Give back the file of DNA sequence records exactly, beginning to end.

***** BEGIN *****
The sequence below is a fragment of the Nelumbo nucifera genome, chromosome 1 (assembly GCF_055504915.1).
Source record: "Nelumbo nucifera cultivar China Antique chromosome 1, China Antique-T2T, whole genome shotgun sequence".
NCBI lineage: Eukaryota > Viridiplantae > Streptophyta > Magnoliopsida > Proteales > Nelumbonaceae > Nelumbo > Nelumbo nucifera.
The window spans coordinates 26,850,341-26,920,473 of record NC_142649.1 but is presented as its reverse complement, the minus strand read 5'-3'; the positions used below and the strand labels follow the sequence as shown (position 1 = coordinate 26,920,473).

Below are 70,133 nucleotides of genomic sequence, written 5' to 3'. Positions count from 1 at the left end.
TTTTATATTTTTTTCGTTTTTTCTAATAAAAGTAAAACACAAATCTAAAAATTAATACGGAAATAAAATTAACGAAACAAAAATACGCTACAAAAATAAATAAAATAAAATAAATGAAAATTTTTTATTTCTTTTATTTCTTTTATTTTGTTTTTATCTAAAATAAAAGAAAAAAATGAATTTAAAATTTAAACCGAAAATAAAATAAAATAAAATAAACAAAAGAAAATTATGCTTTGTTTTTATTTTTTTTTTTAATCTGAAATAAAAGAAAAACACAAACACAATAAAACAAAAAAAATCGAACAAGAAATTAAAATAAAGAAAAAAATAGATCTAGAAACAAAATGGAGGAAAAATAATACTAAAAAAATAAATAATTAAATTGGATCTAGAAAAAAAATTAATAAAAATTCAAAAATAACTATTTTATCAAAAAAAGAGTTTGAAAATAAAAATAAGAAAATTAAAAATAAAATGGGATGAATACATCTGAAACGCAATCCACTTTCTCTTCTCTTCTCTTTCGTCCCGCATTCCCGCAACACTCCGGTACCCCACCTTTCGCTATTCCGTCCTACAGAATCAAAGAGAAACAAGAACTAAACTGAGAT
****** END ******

The sequence below is a fragment of the Nelumbo nucifera genome, chromosome 1 (assembly GCF_055504915.1).
Source record: "Nelumbo nucifera cultivar China Antique chromosome 1, China Antique-T2T, whole genome shotgun sequence".
NCBI lineage: Eukaryota > Viridiplantae > Streptophyta > Magnoliopsida > Proteales > Nelumbonaceae > Nelumbo > Nelumbo nucifera.
The window spans coordinates 26,850,341-26,920,473 of record NC_142649.1 but is presented as its reverse complement, the minus strand read 5'-3'; the positions used below and the strand labels follow the sequence as shown (position 1 = coordinate 26,920,473).

Below are 70,133 nucleotides of genomic sequence, written 5' to 3'. Positions count from 1 at the left end.
TTTTATATTTTTTTCGTTTTTTCTAATAAAAGTAAAACACAAATCTAAAAATTAATACGGAAATAAAATTAACGAAACAAAAATACGCTACAAAAATAAATAAAATAAAATAAATGAAAATTTTTTATTTCTTTTATTTCTTTTATTTTGTTTTTATCTAAAATAAAAGAAAAAAATGAATTTAAAATTTAAACCGAAAATAAAATAAAATAAAATAAACAAAAGAAAATTATGCTTTGTTTTTATTTTTTTTTTTAATCTGAAATAAAAGAAAAACACAAACACAATAAAACAAAAAAAATCGAACAAGAAATTAAAATAAAGAAAAAAATAGATCTAGAAACAAAATGGAGGAAAAATAATACTAAAAAAATAAATAATTAAATTGGATCTAGAAAAAAAATTAATAAAAATTCAAAAATAACTATTTTATCAAAAAAAGAGTTTGAAAATAAAAATAAGAAAATTAAAAATAAAATGGGATGAATACATCTGAAACGCAATCCACTTTCTCTTCTCTTCTCTTTCGTCCCGCATTCCCGCAACACTCCGGTACCCCACCTTTCGCTATTCCGTCCTACAGAATCAAAGAGAAACAAGAACTAAACTGAGAT